9. luv2breformed

    luv2breformed Senior Member

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    Thanks for the encouragement! Not gonna lie, I have no clue what you just said, but I am going to google the following 4 terms and start replacing some of my major lifts with them:

    "One arm dumbbell protraction"
    "Scapular wall slide"
    "Face pull exercise"
    "Blackburn iyt"

    Thanks again!

    I get it and certainly don't want to injure myself in the long term. I REALLY appreciate you looking out for me.
     
    Last edited: Apr 26, 2014


  10. sugarbutch

    sugarbutch Bearded Prick Dubiously Honored

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    Clever. :)

    I ate ridiculous amounts of food back then. I'd sometimes come home from school and eat a whole package of cookies with about a quart of milk. I grew another couple of inches in college and put on another 10-15 lbs, but I had that rabbit metabolism until about 27. I wish that I'd started running back then...
     


  11. AJL

    AJL Distinguished Member

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    For me it was 29, which, coincidentally, is the only age thus far that has freaked me out (I'm 92). I can remember, literally, one morning, lying in bed, looking down at my midsection and thinking "whoa, do I have abdominal cancer, a tumor, or what?" Not being a complete idiot it slowly dawned on me that father time + Ben & Jerry's was catching up with me. Life would never be the same.
     


  12. MGoCrimson

    MGoCrimson Distinguished Member

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    In addition to! Not in place of!
     


  13. Monkeyface

    Monkeyface Distinguished Member

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    It sounds a bit complicated, but he is right. Lifting can definitely mess up your posture if you create muscle imbalances. I'm currently trying to correct forward shoulders from a too strong chest compared to my back. I'd recommend making sure you stretch your cheat at least once a day, and work out your upper back as much as your chest.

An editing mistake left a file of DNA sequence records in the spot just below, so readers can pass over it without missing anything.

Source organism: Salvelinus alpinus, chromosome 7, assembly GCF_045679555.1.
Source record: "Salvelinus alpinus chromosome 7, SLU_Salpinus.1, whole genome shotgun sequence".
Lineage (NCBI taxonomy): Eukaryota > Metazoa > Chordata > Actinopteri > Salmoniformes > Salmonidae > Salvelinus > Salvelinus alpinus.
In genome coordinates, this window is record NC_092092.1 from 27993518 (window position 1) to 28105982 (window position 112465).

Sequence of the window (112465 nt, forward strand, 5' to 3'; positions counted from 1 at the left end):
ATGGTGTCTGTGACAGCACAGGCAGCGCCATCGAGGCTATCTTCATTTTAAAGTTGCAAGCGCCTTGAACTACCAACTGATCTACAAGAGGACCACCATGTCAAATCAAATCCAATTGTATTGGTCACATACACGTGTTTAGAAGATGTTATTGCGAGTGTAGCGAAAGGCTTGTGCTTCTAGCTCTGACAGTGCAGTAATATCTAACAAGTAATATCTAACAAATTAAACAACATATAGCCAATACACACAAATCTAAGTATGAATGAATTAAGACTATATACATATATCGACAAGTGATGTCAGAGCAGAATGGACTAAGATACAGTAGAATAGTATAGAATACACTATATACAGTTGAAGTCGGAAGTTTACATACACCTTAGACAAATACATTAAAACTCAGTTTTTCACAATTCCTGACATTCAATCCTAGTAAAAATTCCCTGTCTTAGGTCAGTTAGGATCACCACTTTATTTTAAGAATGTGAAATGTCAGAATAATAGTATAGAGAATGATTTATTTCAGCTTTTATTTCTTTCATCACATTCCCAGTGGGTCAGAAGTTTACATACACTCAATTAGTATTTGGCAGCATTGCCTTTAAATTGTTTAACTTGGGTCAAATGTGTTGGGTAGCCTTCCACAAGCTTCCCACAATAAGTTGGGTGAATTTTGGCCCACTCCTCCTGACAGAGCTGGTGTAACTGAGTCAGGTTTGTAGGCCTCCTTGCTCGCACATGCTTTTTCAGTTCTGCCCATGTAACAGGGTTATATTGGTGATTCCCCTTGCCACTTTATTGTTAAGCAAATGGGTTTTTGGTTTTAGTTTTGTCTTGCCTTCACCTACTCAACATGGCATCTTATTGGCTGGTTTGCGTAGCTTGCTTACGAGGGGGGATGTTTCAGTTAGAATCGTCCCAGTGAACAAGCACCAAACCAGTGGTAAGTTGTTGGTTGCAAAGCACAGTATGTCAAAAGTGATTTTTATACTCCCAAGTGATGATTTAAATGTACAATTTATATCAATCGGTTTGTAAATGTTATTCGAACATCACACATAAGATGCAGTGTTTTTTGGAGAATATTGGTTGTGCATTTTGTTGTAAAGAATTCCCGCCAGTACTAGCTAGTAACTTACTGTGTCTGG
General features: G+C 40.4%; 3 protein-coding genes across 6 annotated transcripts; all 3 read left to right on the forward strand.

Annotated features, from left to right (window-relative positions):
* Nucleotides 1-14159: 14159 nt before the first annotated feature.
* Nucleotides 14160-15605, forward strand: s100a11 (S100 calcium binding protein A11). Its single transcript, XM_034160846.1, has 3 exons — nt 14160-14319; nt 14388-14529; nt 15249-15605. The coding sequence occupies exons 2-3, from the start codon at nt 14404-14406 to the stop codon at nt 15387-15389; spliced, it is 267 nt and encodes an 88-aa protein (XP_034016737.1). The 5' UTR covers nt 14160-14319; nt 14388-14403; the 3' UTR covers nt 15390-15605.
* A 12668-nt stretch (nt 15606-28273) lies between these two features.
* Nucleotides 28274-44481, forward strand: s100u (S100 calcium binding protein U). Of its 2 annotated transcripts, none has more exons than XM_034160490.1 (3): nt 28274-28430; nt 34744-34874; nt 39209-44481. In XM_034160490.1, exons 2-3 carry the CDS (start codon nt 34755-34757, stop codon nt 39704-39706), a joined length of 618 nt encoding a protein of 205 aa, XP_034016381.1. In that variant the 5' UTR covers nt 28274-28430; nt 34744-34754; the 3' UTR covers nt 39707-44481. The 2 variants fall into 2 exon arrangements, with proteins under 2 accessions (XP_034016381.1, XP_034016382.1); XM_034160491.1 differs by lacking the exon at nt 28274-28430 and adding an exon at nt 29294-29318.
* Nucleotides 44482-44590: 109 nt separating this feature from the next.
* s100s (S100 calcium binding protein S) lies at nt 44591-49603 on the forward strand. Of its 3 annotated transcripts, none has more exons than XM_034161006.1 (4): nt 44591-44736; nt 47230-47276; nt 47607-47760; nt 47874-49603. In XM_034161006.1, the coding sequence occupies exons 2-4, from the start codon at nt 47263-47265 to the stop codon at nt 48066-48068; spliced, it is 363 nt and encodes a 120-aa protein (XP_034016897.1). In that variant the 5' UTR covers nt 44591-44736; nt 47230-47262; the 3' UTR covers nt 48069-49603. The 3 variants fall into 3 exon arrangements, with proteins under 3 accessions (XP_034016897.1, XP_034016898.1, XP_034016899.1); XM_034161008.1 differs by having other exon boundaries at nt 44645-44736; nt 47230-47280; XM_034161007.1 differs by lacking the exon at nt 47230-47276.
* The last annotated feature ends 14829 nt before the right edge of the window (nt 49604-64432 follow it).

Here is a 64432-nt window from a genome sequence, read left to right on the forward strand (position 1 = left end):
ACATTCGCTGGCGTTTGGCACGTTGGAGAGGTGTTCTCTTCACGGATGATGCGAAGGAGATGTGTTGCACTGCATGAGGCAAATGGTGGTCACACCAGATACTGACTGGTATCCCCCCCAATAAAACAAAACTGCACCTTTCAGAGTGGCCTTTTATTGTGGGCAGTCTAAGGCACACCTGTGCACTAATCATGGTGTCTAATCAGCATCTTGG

14. sleeppopotamus

    sleeppopotamus Member

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    Hi everyone on this thread. Somebody mentioned this is a place to get good advice and the title appears to suggest the same. Apologies for the non-sequitor, but if anyone has thoughts about a suit I recently bought, I'm all ears.

    I posted on the Tailor's thread, and got a quite helpful reply about the vent flapping. There wasn't other nit-picking about the fit, so perhaps it isn't too egregious at least.

    I guess I was wondering more about style and where this might fall on the 'classic' vs. 'fashionable' scale. It's a linen/wool/silk suit I got off the rack from SuitSupply mostly because I thought it looked fairly good on me. But I'm not really able to tell if it is overly trendy in things like lapels, jacket length, button stance, etc. It is slim, but I am a pretty skinny guy so I'm okay with that.

    My goal was to get something somewhat informal that I could use for social occasions (summer weddings) and as a graduate student (conferences, teaching, as a separate jacket to look casually sharp around the department). Does it read this way? Are there things that I should keep in mind for future purchases? I was thinking of saving up to get a navy blazer, despite how charming the too-small-slash-I-probably-wore-this-in-middle-school-look is of the one I have now.

    Oh and any thoughts on what style of brown shoes would work with this and also be versatile for jeans/corduroys/etc.? Would a tan monk strap be reasonable?

    I've looked at a book and posts on here, but in terms of direct personal experience I'm really very new (erm... shoes, right) and welcome input.

    Many thanks,

    Sleeppopatamus

    [​IMG]
    [​IMG]
    [​IMG]
    [​IMG]
     


  15. Claghorn

    Claghorn Stylish Dinosaur Dubiously Honored

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    What model is that? The buttoning point is fabulously low.

    Definitely a good balance between modern and classic. The casaul fabric was a good choice for your lifestyle. I'm not sure how well it would work as an odd jacket, given its color and pockets.

    I'd go darker with the shoes; much easier to work with and more versatile. I think light shoes demand light colored ties. Dark shoes, you can wear dark and light ties. Monk straps are a good choice. So would something sleek and brogued.

    Edit: at least put on socks next time.
     
    Last edited: Apr 28, 2014